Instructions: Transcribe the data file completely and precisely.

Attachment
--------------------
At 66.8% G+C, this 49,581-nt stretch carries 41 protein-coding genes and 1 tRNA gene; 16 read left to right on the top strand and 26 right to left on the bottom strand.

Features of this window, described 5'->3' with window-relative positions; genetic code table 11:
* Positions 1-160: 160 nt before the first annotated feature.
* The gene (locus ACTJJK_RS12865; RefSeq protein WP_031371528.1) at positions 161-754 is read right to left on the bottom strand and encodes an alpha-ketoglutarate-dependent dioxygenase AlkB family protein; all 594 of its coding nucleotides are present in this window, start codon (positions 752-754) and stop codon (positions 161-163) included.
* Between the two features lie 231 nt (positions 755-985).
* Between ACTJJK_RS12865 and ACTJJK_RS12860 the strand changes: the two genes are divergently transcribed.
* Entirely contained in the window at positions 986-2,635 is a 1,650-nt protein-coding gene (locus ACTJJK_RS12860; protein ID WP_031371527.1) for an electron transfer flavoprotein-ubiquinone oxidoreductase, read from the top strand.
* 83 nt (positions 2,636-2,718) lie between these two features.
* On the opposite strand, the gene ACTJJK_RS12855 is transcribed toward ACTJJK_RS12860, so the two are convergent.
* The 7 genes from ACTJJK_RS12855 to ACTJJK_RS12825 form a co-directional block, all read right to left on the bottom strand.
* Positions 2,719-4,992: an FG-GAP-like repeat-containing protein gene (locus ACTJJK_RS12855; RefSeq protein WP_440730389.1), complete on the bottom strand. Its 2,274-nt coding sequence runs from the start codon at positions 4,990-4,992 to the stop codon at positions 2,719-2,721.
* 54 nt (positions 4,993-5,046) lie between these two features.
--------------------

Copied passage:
At 66.8% G+C, this 49,581-nt stretch carries 41 protein-coding genes and 1 tRNA gene; 16 read left to right on the top strand and 26 right to left on the bottom strand.

Features of this window, described 5'->3' with window-relative positions; genetic code table 11:
* Positions 1-160: 160 nt before the first annotated feature.
* The gene (locus ACTJJK_RS12865; RefSeq protein WP_031371528.1) at positions 161-754 is read right to left on the bottom strand and encodes an alpha-ketoglutarate-dependent dioxygenase AlkB family protein; all 594 of its coding nucleotides are present in this window, start codon (positions 752-754) and stop codon (positions 161-163) included.
* Between the two features lie 231 nt (positions 755-985).
* Between ACTJJK_RS12865 and ACTJJK_RS12860 the strand changes: the two genes are divergently transcribed.
* Entirely contained in the window at positions 986-2,635 is a 1,650-nt protein-coding gene (locus ACTJJK_RS12860; protein ID WP_031371527.1) for an electron transfer flavoprotein-ubiquinone oxidoreductase, read from the top strand.
* 83 nt (positions 2,636-2,718) lie between these two features.
* On the opposite strand, the gene ACTJJK_RS12855 is transcribed toward ACTJJK_RS12860, so the two are convergent.
* The 7 genes from ACTJJK_RS12855 to ACTJJK_RS12825 form a co-directional block, all read right to left on the bottom strand.
* Positions 2,719-4,992: an FG-GAP-like repeat-containing protein gene (locus ACTJJK_RS12855; RefSeq protein WP_440730389.1), complete on the bottom strand. Its 2,274-nt coding sequence runs from the start codon at positions 4,990-4,992 to the stop codon at positions 2,719-2,721.
* 54 nt (positions 4,993-5,046) lie between these two features.